The love of gardening is a seed once sown that never dies. Gertrude Jekyll

Annie's Little Plot

Annie's Little Plot

Tuesday, 20 December 2016

A cracker of a cut flower

So as the year draws to a close did you know that 2016 was the year of the Cosmos. It always makes me laugh these sorts of titles. The year of..... how do they come up with them all. You might also want to know that 2016 was the year of Pulses. It was also the year of the English Garden, to commemorate the 300th anniversary of 'Capability' Brown. If you look on Google there are lots of other 'Years of'!
But back to the Cosmos and if I wanted to pick a cut flower that was one of the best performers in my cutting patch then you couldn't go far wrong with Cosmos.
I'm reviewing how my cutting patch has been this year and starting to plan what I'm going to grow next year and the Cosmos has been such a success for the last few years that I wanted to write about it here. They are such long flowering plants, they are quick growing and so start flowering in July and mine went on into late November this year and you can really just keep cutting them and they send up new flowering stems. They are half-hardy annuals and so shouldn't be started too early. In my experience they almost germinate over night and spring up into biggish seedlings in no time at all. So either sow in modules or thinly in seed trays and prick out as soon as you can. You can pinch out the top leaves once big enough to get nice bushy plants. You need to time your seed sowing with your area so that you can harden them off and plant out after the frosts have passed. Another important thing I've learnt is to give them plenty of space as they are big plants and can be a bit bullyish so keep away from more delicate plants in your cutting patch. They prefer a sunny spot as do most annuals. The taller ones could maybe benefit from some support, but mine have tended to support each other.
There are so many colours to choose from, from soft pastel shades to dark purples and reds, plus lovely white varieties, such as 'Purity'. You also can get a mix of flower types now, the classic single flower with the large yellow flower centre. The Sensation varieties tend to be taller varieties compared to the Sonata ones, which are often called dwarf varieties. I have to say I prefer the taller ones for the cutting patch but I can imagine the the dwarfer ones would do well in containers as bedding plants.  But then you also get double flowers, Collarette types which have extra frills of petals at the centre, Sea shell type ones which have fluted petals round the central yellow boss and Picotee types which darker edges to the flowers.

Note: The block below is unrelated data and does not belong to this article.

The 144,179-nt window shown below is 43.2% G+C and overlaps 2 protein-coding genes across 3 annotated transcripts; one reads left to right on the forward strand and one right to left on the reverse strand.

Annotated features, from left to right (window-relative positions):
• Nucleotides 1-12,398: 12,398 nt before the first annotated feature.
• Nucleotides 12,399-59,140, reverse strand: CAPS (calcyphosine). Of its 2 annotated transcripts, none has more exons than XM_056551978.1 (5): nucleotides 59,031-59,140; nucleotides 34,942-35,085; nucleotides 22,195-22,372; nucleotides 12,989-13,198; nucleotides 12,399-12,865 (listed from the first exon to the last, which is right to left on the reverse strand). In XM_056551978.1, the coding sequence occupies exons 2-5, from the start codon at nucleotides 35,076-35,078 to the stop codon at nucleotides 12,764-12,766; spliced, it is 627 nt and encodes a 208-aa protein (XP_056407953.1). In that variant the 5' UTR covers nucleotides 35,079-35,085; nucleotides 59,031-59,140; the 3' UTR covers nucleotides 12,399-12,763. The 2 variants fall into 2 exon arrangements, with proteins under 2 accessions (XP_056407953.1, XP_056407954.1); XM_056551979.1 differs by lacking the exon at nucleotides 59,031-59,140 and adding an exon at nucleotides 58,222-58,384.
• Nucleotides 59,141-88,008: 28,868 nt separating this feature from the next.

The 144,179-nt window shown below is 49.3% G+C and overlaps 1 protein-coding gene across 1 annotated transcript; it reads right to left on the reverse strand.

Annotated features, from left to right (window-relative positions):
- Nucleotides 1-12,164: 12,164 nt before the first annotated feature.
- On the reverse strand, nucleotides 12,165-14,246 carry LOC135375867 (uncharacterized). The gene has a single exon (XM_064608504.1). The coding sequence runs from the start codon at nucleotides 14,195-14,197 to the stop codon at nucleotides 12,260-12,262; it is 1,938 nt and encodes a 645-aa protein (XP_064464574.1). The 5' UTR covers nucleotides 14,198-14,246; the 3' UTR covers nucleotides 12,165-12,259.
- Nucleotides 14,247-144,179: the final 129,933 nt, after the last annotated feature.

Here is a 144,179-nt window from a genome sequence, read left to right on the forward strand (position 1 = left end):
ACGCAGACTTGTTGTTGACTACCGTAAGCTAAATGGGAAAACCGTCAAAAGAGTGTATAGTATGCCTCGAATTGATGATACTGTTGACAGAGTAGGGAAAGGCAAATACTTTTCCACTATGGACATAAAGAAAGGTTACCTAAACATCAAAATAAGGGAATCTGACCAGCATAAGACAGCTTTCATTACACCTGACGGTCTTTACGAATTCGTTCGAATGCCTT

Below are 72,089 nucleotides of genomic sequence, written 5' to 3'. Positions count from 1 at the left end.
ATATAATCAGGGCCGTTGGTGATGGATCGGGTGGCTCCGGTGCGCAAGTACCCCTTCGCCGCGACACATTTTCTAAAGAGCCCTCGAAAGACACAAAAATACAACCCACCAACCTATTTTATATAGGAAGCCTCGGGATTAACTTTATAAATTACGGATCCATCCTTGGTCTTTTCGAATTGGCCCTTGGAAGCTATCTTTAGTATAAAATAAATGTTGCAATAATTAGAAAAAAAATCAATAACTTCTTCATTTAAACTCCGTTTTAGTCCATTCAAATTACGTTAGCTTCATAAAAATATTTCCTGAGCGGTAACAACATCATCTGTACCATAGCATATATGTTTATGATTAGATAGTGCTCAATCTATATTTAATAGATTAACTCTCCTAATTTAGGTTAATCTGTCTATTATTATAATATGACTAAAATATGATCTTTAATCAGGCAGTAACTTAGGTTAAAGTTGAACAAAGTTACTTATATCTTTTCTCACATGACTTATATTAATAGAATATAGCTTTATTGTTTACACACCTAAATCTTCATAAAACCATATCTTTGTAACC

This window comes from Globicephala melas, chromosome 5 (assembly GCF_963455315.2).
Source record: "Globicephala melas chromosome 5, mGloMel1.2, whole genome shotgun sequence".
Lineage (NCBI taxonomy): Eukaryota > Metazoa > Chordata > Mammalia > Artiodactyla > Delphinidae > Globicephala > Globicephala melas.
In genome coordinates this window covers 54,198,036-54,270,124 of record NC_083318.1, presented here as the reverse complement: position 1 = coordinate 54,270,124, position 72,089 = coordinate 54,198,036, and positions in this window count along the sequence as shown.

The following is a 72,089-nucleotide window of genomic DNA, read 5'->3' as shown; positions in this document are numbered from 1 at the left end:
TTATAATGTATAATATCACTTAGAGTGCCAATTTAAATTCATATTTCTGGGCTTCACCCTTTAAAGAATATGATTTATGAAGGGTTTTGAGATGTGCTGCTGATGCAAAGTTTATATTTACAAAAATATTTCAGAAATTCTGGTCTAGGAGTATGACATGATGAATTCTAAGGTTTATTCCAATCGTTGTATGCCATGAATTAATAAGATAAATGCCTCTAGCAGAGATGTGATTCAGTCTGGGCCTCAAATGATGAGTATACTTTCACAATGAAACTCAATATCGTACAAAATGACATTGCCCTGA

As well as having lovely flowers it also has lovely filligree ferny foliage which is a lovely foil for the flowers.
One of the other huge pluses for this flower is that the bees love it too. Sometimes when I'm picking cosmos and walking round the plot I'm followed around by the bees! I have to make sure none are on the flowers before I put them into my car!

So any negatives?  I honestly can't think of many, the newly planted seedlings can be susceptible to slugs but not as bad as some other annuals in my experience. To reduce the effects of slugs I tend to grow my plants on till they are quite big and then plant them out when they are stronger, more robust plants. But other than that they are not troubled by any other pests of diseases. You need to keep picking them to keep them flowering, oh the hardship of picking these lovely flowers. But I guess if you are not growing them for cutting then you would have to deadhead them regularly.
This year I grew a few different varieties, 'Sensation Mixed', which has tall single flowers, 'Candy Stripe' which has pale pink flowers with a darker pink edge, 'Purity' the classic white flowered Cosmos and 'Click Cranberries' which has dark carmine pink flowers and sort of semi-double flowers. I've also in the past grown a vibrant orange variety called 'Diablo' which was less good for cutting but was great in the garden. I'm looking at new varieties to try this year, Chiltern seeds in their preview catalogue have a lovely semi-double white flowered Cosmos called 'Fizzy White' which has white frills round the yellow centre. A pale pink delicate looking flower called 'Cosimo Collarette'. Plants of Distinction have a variety called 'Antiquity' which is a deep red/pink with a darker coloured red going down to the centre. There is also an unusual yellow variety called 'Xanthos' which I was introduced to by Flighty on his blog, which I definitely mean to try.